What’s round and red and productive all over? A little tomato timer task master that is the heart of popular productivity booster, the “Pomodoro Technique.”
Yep, that Italian tomato that makes delicious marinara is also making people more productive — 25 minutes at a time.
The Pomodoro Technique developed by Francesco Cirillo in the 1980s relies on the most simple of premises: set a timer for 25 minutes (you can buy that cute tomato timer but any timer will work!) and focus on your task — and only your task — for that entire time.
That means no remembering that you were going to make a quick phone call; no responding in a Pavlovian style to the seductive ding of the email; no remembering you were going to celebrate Fran in accounting’s birthday (if you work in an office); and no deciding to toss in laundry or thaw dinner if you work at home.
Once your “Pomodoro” (that’s what devotees call each 25-minute segment) is over, you can take a break and focus on something else and then start with your next Pomodoro. How long is a break? About 5 minutes which makes sense if you are doing two Pomodoros in an hour. And then after four Pomodoros, you can take a longer break…and I think a whole Pomodoro sounds about right!
Now this is harder than it sounds. I decided to put the method to the test by breaking this assignment into three “Pomodoros.” The first one was to do research (I had already started). The second was to write as much as I could in 25 minutes and the third was to refine.
How did I do?
Well since the first Pomodoro was devoted to Internet research, you can guess where that went. Right, to social networks. Man, I love them! I turned my attention back but one of the most fascinating articles was from the Wall Street Journal which reminded me that I had meant to send an article to a client last week that I thought would interest her. So, the timer rang. Dang. Not done.
Second segment: Writing. That was easier. But I was typing away when my son came over and needed help with algebra. Well that’s not going to happen, but I dutifully looked at the paper, said I didn’t get it and handed it back and resumed typing. As he watched me type he noticed all the red squiggly lines and asked why my spelling was so bad. I told him that part of writing everything in your head is just typing as fast as you can and using your Pomodoro to its full advantage.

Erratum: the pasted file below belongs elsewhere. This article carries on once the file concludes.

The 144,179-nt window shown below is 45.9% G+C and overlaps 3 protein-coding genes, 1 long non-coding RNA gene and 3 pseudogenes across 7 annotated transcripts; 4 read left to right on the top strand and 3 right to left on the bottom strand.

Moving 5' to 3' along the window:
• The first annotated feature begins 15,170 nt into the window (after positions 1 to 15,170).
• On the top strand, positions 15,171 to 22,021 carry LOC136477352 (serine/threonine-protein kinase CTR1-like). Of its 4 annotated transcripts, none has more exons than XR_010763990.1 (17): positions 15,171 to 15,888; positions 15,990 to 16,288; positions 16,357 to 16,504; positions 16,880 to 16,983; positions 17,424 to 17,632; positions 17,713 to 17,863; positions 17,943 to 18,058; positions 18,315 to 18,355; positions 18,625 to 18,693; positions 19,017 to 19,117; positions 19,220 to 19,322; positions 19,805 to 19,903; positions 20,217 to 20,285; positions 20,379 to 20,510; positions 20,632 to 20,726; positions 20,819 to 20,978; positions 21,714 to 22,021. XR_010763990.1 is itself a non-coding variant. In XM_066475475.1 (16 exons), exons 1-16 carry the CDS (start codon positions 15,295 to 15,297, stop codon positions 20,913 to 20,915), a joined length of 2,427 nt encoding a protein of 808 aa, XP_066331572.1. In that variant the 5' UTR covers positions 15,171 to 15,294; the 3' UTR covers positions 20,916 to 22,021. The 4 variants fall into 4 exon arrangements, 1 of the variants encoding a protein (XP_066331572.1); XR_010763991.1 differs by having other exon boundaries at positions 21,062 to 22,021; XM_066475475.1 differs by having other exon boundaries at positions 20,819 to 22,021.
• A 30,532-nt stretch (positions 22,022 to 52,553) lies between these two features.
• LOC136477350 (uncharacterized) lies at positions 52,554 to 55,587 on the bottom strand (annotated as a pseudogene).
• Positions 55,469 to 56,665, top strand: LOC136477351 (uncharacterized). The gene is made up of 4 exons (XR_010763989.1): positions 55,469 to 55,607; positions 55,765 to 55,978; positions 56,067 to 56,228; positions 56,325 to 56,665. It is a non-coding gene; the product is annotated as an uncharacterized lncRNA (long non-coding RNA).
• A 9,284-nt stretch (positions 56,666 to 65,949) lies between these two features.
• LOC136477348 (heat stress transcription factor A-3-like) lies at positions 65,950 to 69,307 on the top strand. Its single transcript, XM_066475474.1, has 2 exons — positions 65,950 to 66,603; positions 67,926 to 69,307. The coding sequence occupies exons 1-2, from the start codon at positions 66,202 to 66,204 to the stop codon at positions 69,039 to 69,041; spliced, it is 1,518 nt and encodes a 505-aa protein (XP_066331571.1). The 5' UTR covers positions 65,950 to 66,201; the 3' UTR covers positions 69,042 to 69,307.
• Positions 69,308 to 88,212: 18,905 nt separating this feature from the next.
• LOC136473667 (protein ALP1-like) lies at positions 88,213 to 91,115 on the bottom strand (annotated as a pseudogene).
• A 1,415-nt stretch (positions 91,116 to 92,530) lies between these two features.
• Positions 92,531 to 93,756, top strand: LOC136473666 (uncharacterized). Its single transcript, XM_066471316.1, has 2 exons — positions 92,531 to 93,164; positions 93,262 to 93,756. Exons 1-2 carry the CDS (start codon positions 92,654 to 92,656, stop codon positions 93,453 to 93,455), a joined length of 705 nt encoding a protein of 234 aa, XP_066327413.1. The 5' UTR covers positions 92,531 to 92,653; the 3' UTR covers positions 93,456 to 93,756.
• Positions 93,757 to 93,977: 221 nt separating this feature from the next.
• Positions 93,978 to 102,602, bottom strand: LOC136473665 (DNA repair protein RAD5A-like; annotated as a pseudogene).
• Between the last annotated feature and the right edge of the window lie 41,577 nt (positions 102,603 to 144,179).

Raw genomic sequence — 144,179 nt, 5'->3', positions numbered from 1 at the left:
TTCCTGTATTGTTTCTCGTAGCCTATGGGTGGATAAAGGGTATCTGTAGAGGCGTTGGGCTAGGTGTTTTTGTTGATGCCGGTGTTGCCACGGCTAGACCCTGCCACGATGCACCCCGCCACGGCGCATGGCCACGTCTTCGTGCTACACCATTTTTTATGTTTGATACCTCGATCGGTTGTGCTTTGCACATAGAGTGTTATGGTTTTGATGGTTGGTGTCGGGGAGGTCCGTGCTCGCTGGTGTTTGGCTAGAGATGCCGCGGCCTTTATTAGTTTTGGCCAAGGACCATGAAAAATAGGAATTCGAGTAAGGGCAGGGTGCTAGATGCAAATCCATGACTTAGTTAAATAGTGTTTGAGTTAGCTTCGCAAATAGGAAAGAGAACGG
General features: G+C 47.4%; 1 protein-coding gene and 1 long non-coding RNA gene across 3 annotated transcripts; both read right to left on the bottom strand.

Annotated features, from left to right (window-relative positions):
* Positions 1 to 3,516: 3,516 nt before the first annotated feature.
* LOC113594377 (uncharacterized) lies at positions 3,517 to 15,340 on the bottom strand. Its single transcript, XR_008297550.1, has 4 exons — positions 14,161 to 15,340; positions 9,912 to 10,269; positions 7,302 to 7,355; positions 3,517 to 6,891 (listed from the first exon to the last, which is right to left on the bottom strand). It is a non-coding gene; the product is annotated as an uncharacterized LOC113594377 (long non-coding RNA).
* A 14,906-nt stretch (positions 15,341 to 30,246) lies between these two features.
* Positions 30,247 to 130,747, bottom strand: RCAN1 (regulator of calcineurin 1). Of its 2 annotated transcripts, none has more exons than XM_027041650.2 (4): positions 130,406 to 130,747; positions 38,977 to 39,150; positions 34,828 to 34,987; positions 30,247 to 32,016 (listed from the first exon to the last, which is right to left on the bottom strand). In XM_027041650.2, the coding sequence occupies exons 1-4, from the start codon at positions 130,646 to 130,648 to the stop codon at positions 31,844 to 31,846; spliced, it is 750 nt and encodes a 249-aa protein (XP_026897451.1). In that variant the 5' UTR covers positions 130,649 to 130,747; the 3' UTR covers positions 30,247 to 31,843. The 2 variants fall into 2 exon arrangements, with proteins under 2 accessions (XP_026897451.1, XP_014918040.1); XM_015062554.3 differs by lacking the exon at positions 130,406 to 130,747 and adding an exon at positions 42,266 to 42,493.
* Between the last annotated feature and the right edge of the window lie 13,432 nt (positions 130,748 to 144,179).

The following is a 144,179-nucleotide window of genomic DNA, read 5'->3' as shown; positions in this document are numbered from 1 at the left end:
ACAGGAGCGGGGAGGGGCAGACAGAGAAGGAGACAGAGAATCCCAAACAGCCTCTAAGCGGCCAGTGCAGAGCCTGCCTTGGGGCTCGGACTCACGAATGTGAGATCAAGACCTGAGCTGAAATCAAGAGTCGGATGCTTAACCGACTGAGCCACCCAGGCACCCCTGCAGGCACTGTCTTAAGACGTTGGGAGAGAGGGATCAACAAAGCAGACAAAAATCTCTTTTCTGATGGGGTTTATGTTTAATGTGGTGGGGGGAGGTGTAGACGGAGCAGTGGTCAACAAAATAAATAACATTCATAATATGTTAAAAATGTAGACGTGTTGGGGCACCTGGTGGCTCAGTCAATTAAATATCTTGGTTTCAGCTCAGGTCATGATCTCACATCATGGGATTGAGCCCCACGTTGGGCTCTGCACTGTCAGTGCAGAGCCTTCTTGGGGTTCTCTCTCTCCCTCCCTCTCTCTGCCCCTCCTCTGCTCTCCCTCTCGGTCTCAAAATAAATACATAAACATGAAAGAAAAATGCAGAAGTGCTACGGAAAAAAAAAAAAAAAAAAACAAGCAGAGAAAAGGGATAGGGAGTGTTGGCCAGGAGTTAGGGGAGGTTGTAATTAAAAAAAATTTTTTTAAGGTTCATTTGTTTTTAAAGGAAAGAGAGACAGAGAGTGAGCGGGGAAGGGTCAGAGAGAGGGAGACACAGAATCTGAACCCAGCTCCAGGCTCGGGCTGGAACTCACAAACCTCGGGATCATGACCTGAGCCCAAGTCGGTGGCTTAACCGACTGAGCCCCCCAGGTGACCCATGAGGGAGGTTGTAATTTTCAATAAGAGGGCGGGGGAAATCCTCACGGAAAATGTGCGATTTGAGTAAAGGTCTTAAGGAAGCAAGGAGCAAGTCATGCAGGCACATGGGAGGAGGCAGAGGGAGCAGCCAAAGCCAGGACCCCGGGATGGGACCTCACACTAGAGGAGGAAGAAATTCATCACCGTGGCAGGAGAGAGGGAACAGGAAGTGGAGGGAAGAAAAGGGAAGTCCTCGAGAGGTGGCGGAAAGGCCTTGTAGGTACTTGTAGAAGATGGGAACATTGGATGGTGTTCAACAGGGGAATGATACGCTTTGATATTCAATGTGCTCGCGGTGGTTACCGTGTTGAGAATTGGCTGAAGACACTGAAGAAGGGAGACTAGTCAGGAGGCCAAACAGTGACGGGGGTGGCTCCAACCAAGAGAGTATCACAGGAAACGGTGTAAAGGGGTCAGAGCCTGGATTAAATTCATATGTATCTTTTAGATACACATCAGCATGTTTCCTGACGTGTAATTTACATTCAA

After the writing part, I will move onto the third 25-minute Pomodoro where l go back and spell check, then edit, then print and do a hard copy proofreading. And then one final edit before I post. That will likely take more than 25 minutes but it’s one of those tasks that once I’ve started, I am going to finish even if it takes longer than the allotted 25 minutes. And I know that I won’t have trouble focusing on that Pomodoro, just like I wouldn’t have had trouble focusing on the second one, the writing, if there hadn’t been that little algebra emergency.
And I think that’s one of the keys to the Pomodoro Technique and productivity in general….figure out the things that make it hard for you to focus and eliminate them. If surfing for research makes it hard for you not to surf on over to social networks or other websites, then turn them off. Close out your email browser till the timer rings and then use your break to do something rewarding, which in my case is checking your email.
I found the Pomodoro Technique was very helpful not only for work tasks, but onerous chores as well. For some reason, knowing that I only had 25 minutes to clean the kitchen and mop my floors seemed to make me work faster. And even though I used to use a modified version of this by keeping my eyes on the clock there’s something about a timer counting down that is far more useful than a clock.
When I was working on the kitchen/floor project, I was so tempted to be distracted by a stack of mail and then some produce that I wanted to have ready in the fridge. But I didn’t. I stuck with the kitchen/floors, kept my eye on the timer and even though I ended up needing 15 extra minutes I felt SO accomplished when I was done.
In the past I have struggled with the concept of doing one task start to finish. The old me, the one without the timer clicking in my face, would have tackled the mail under the premise that I might as well just get it done. But it would have led to me needing to pay a bill, or schedule an appointment and would have totally derailed the kitchen task. And I never would have wanted to return to it. So, by forcing myself to power through I got an amazing sense of accomplishment by actually finishing it rather than halfing it and having it hanging over my head all morning.
I was pleasantly surprised at how productive the Pomodoro Technique made me. It also helped me realistically divide my day into bite-sized tasks. I am pretty good at this already, because I bill lots of my clients by time, much like a lawyer would. But I can see how people who are not used to estimating the time that a project takes could be challenged by that. The key, I think, is to do your 25 minutes and then you get to think to yourself, “Do I want to invest another Pomodoro and get this done?” or take your break. Sometimes you’ll do one, sometimes the other. But you will get better at estimating how long a task will take.
Do you REALLY want to push the productivity envelope? I think combining the Pomodoro Technique with the batching method would let you take on the world. Or, if combining the words “batching” and “pomodoro” make you want to make a whole bunch of spaghetti sauce like it does me, well, your freezer — and your family and friends — will thank you!
by Cathie Ericson